4) Now, I'm not going to go into every specific of my painting method, just the main points. I basically use the 3 color drybrush technique. Blue pants? Coat area with dark blue, follow with a drybrush of medium blue and then touch up with a very light drybrush of medium blue. It creates a layering effect. No washes needed.
White shields? Start with a tan, dry brush with off white ( or mix a bit of white into the tan then drybrush) and then a light drybrush of white. Etc.
Some extra advice, don't be worried about accidently getting some paint on parts of the figure you have yet to paint. Don't touch up anything until the end, and then touch up the same color on all the figs on the strip. Ex.  You painted and trimmed all the union caps, now go back with a medium blue and touch up all the little mistakes. Also touch up the blue pants at the same time.
ECW Cav in process. I usually save the metal areas for last.

Foundry 28mm Chinese in process

5) When done varnish the figures while still on the strip. I usually use a satin coat of spray. I like a little sheen but not too much. Now here I usually buy Krylon at the local Michaels. My only advice when clearcoating is to spray a handy black piece of paper before coating the figs. That way you don't accidently get the 'snow effect' too much moisture or mistakingly use a black spray can to clearcoat (done the latter twice)
Finished figs still on strips awaiting basing.

6) Pop figs off strip and add decals or flags  if needed.

7) Glue to multi base and then grass/detail base.
Some completed Empire and Chaos figs

8) Done! Time to take the picture because the figs are now Miketastic!


Monday, October 2, 2017

Keeping the Mojo going

When it comes to gaming we all have big projects.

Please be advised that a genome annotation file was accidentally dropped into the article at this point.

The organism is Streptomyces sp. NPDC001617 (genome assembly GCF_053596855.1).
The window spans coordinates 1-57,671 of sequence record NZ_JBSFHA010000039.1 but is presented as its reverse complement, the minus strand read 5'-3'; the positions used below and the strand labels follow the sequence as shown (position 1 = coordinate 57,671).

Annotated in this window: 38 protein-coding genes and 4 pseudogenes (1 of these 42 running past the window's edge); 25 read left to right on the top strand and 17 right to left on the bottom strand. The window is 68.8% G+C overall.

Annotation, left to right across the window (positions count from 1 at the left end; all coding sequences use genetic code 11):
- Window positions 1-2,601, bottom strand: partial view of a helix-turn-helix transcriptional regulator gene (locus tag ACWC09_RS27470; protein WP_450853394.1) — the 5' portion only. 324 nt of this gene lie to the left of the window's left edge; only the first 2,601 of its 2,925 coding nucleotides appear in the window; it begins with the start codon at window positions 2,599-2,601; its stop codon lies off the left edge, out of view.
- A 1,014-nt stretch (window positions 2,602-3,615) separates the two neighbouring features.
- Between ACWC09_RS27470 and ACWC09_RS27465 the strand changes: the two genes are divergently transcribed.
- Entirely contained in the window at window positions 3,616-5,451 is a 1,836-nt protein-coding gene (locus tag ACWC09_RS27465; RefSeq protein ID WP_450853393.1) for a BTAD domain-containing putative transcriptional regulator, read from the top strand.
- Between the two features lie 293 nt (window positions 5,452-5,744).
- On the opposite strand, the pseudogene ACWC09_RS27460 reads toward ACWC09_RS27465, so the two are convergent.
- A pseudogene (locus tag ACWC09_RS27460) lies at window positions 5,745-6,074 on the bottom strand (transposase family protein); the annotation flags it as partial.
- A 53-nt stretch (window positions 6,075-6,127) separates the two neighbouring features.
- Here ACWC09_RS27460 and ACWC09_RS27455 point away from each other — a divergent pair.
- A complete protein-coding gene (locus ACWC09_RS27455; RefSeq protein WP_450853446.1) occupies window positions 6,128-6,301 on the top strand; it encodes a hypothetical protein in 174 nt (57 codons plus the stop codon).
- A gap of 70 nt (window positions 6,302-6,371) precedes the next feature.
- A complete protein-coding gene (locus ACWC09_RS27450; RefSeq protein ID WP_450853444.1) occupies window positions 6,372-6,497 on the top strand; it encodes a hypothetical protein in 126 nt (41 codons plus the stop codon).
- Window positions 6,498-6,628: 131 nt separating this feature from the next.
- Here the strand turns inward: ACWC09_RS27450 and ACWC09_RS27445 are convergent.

Whether it be that 200 figure Egyptian army, several teams for Blood Bowl, a US marine force for the Pacific, or a Napoleonic army for Blucher
These projects all have one thing in common, you really want to finish them.
You battle to keep that original Mojo burning,
but often that finish line seems pretty far away. And we all fear that if the Mojo goes away, then
that project will get shelved and may or may not get renewed in the future.

SO how do you keep the Mojo going? How do you get yourself to keep painting all those figs? Worse how do you stop form getting distracted?
Well here are a few suggestions.

Books: Read anything that has to do with your project. History books, fictional novels set in the period, all the fluff you can get your hands on. So if you're painting a Marine army for 40k pick up some of the GW novels. Painting ships for the Battle of the Nile, pick up a historical account or one of those countless Age of Sail novels. And if you are into Colonial gaming Flashman is a must!
 Movies: Painting Zulus. Then I'm sure you must be watching Rouke's Drift or Zulu Dawn. No matter how many times I've watched the assault on Helm's Deep, I always want to paint more orcs! WWII gamers are pretty spoiled in this catagory.

Music: Get the soundtracks to various movies or console games and play them as you paint those minis. My wife always knows when I'm painting pirates because the soundtrack to Pirates of the Carrabean comes on. Spanish Civil War. a cd of songs from the conflict. Youtube is a great source for this.

Rules: Read through the rules you intend to use. It'll get you excited to play, and you'll be ready to play.